Welcome to Admiring Cate Blanchett your source for Australian actress Cate Blanchett who is best known for her roles in 'The Lord of the Rings', 'The Hobbit', 'Cinderella' and more recently 'Carol', 'Song to Song' and 'Thor: Ragnarok'. Here at Cate-blanchett.net, we aim to provide you with all the latest news, images & so much more on Cate. Feel free to bookmark us and visit back daily for our latest updates!
September 22nd, 2018 / No Comments

Years ago, Cate Blanchett said, someone told her, ″You have an actor’s face.″

″I think it was a compliment,″ the Australian actress, now 49, said with a laugh. “It’s that thing of not having any particular look, which is particularly helpful in my line of work. I’m not massively plain or massively beautiful. I have a foot in both camps.″

How people look on the inside, the two-time Oscar winner said, matters most to her when choosing roles.

″What’s interesting to me, when I approach a new character, is the flaws, the fears and that very human sense of incompleteness,″ she said. ″That’s the most beautiful thing of all for an actor.

″I even find myself in other people’s lives.″

That might include her character in Eli Roth’s ″The House With the Clock in Its Walls,″ which opened Friday in theaters.

Based on the novel by John Bellairs and produced by Steven Spielberg’s Amblin Entertainment, the film centers on Lewis Barnavelt (Owen Vaccaro), a young orphan who — along with his warlock Uncle Jonathan (Jack Black) and Jonathan’s next-door neighbor, the good witch Mrs. Zimmerman (Blanchett) — must find a clock that has the power to turn time backward.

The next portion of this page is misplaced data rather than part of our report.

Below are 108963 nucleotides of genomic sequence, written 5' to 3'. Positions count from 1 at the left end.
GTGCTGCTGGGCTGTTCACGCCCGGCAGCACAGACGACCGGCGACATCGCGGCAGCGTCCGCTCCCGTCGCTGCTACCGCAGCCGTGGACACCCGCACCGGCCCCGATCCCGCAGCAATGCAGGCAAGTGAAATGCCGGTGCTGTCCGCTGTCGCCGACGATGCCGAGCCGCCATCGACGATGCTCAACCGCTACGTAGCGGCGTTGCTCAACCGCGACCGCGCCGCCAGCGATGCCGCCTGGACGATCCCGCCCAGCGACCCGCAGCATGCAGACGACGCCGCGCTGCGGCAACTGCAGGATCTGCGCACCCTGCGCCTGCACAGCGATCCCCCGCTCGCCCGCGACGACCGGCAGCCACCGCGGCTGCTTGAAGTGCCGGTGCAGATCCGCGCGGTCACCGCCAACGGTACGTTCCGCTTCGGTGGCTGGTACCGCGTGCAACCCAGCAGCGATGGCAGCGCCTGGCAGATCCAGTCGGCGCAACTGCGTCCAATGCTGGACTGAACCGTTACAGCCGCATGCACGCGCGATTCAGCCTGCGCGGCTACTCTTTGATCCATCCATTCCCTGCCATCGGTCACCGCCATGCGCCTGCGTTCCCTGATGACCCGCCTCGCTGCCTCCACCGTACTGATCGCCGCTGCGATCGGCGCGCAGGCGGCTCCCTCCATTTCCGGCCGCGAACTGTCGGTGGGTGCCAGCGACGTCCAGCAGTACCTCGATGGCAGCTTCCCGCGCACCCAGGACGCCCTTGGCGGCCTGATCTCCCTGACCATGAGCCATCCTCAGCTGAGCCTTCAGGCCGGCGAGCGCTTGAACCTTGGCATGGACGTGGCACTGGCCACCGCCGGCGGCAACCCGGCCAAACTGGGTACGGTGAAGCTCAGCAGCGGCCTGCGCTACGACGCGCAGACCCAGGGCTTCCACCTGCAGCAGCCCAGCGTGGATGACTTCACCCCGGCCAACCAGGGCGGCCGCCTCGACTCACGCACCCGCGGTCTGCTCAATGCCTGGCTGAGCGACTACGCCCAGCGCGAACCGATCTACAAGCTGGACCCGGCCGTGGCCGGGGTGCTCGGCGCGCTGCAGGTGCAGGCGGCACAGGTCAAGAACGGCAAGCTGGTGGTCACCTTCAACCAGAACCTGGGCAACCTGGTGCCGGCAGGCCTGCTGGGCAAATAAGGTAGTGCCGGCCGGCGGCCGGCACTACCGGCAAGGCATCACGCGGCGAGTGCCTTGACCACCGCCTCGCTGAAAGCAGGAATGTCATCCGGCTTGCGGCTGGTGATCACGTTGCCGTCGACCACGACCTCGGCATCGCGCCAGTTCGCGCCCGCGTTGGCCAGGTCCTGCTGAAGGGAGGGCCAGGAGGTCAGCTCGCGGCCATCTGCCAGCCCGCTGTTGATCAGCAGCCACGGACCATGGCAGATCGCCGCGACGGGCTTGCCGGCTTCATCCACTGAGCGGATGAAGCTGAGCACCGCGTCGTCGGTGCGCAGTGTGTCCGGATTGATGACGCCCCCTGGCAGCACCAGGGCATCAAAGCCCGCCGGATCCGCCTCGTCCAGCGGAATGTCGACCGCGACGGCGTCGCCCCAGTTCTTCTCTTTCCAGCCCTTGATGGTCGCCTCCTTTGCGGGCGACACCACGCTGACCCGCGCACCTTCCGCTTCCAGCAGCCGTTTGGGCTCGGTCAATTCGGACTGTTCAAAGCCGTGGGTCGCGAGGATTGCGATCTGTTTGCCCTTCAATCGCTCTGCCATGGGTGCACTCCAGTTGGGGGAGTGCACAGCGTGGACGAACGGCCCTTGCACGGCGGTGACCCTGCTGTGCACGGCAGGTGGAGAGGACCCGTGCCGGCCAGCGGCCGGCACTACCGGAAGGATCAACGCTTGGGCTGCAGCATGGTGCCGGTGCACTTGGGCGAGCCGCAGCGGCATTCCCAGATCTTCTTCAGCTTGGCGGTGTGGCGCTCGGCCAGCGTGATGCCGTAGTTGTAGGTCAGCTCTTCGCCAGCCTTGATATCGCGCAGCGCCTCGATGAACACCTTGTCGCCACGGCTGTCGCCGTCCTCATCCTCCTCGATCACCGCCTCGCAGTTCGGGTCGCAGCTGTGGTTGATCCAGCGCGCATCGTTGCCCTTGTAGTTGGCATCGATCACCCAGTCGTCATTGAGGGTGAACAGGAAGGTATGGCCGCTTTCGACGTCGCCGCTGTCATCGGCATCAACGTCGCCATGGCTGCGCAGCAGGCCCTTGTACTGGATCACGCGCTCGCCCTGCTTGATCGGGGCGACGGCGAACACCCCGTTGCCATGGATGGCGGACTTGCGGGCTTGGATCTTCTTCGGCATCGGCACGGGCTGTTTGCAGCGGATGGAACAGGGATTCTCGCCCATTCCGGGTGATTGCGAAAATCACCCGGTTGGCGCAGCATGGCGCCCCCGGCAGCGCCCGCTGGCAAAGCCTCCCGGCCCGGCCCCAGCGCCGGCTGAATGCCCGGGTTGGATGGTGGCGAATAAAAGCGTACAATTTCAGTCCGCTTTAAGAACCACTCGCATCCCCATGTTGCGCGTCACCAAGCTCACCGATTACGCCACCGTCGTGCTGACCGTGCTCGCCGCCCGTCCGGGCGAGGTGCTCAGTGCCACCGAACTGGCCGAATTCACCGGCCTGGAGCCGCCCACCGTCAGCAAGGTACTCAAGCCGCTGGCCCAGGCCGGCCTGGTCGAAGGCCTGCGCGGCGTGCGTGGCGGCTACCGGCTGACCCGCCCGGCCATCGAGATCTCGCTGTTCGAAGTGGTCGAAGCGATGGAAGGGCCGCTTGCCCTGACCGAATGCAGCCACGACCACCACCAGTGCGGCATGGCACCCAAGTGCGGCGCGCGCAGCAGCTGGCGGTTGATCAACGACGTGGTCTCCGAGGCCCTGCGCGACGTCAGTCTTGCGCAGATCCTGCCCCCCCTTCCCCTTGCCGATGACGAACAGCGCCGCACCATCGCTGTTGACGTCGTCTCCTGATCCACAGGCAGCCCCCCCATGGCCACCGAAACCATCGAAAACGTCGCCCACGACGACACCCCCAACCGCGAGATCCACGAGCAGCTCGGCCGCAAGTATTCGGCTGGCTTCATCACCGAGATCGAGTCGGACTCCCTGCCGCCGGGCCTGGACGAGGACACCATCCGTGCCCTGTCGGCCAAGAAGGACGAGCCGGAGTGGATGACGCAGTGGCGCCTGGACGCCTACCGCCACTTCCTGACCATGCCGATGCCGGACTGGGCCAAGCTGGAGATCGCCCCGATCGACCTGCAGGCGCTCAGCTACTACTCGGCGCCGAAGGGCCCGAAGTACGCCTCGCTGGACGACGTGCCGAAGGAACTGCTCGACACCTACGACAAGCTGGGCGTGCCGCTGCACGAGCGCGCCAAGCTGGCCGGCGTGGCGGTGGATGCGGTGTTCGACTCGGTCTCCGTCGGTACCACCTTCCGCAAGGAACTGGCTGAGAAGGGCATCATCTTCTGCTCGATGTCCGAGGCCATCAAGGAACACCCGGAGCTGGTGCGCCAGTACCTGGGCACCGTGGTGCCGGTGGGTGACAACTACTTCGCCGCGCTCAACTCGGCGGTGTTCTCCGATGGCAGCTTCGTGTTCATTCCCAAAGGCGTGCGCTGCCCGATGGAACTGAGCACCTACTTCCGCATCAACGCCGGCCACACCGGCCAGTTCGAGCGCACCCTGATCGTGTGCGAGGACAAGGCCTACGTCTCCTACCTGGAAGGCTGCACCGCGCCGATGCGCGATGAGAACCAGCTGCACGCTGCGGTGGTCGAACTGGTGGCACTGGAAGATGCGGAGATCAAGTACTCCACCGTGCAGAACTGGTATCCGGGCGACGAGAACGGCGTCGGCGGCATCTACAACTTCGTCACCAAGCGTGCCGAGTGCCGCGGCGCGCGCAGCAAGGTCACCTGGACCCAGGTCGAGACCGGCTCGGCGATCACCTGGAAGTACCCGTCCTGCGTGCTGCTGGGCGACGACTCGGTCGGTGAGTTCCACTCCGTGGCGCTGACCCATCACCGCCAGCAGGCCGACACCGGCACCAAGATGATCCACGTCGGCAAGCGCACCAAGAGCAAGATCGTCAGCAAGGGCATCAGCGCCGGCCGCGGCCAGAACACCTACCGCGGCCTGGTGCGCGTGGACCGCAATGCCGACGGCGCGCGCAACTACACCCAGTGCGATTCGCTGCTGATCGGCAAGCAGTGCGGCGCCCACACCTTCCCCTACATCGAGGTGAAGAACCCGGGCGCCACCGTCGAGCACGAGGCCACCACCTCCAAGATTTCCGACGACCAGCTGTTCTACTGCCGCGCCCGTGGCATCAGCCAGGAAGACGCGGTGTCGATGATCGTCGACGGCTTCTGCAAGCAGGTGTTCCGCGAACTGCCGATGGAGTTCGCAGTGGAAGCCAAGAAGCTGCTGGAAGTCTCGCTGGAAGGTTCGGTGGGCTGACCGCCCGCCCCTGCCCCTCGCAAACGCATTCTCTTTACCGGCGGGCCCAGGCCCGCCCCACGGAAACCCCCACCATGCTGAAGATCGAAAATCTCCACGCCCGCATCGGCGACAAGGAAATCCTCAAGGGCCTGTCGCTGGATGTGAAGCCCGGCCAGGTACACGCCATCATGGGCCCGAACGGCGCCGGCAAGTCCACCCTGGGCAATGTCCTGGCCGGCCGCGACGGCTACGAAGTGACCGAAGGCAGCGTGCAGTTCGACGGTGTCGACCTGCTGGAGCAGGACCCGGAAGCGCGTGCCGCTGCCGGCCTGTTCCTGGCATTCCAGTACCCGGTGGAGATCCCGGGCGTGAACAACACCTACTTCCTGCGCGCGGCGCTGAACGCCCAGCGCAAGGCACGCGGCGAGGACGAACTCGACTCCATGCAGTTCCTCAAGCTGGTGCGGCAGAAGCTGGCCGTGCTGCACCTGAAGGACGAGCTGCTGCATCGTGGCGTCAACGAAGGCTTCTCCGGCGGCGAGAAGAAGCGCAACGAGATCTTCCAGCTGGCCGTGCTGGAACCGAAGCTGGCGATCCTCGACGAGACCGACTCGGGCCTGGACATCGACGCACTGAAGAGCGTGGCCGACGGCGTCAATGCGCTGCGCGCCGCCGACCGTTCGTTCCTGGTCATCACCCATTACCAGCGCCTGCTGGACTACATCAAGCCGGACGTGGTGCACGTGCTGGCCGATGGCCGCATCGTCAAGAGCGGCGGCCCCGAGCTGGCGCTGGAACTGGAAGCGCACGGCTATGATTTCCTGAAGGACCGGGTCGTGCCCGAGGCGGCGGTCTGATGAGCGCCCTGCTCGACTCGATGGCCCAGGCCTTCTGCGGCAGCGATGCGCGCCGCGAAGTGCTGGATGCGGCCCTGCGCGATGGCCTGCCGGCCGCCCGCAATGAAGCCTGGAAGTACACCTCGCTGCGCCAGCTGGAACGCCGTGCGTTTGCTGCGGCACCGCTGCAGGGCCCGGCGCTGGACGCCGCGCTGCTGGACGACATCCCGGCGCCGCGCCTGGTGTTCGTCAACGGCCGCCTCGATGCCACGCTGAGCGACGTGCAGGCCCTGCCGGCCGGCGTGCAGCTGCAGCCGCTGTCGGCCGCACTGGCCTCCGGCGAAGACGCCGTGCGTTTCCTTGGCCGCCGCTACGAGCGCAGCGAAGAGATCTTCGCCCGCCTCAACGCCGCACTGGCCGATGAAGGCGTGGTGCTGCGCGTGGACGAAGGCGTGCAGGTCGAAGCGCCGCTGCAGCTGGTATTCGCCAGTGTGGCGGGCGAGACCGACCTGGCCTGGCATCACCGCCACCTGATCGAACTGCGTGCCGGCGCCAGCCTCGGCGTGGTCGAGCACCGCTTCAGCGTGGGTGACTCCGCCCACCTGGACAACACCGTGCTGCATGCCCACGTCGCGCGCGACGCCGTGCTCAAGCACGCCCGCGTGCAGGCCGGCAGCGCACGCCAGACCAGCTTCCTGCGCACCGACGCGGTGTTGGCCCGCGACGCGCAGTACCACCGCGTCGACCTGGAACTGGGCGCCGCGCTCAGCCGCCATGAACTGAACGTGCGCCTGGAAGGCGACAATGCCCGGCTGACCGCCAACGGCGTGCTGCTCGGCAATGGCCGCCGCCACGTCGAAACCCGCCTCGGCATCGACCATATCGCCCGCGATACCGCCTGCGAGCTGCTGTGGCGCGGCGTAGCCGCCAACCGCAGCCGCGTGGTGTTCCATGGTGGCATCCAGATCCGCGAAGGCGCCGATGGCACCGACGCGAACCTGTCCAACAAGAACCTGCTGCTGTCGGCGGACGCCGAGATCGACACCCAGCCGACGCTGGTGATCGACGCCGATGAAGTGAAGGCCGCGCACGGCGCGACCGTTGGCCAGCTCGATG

″The clock wants to turn time back to before humans existed, and we have to stop it,″ Blanchett said during an interview in New York. ″It has that Spielberg magic that all of us try to catch.″

With horror master Roth shepherding the film, moviegoers can count on some chills.

For Blanchett, the role was atypical.

″When you’re making a film with so many thrills, the moment tells you what needs to become relevant,″ she said. ″The more you keep your imagination alive and fluid, the more relevant the thing can be and the more electric your relationship to it becomes.″

Blanchett also starred in Gary Ross’s summer hit ″Ocean’s Eight,″ playing the partner and best friend of master thief Debbie Ocean (Sandra Bullock). The film — which also starred Awkwafina, Helena Bonham Carter, Anne Hathaway, Mindy Kaling, Sarah Paulson and Rihanna — has grossed almost $140 million domestically and more than $294 million worldwide.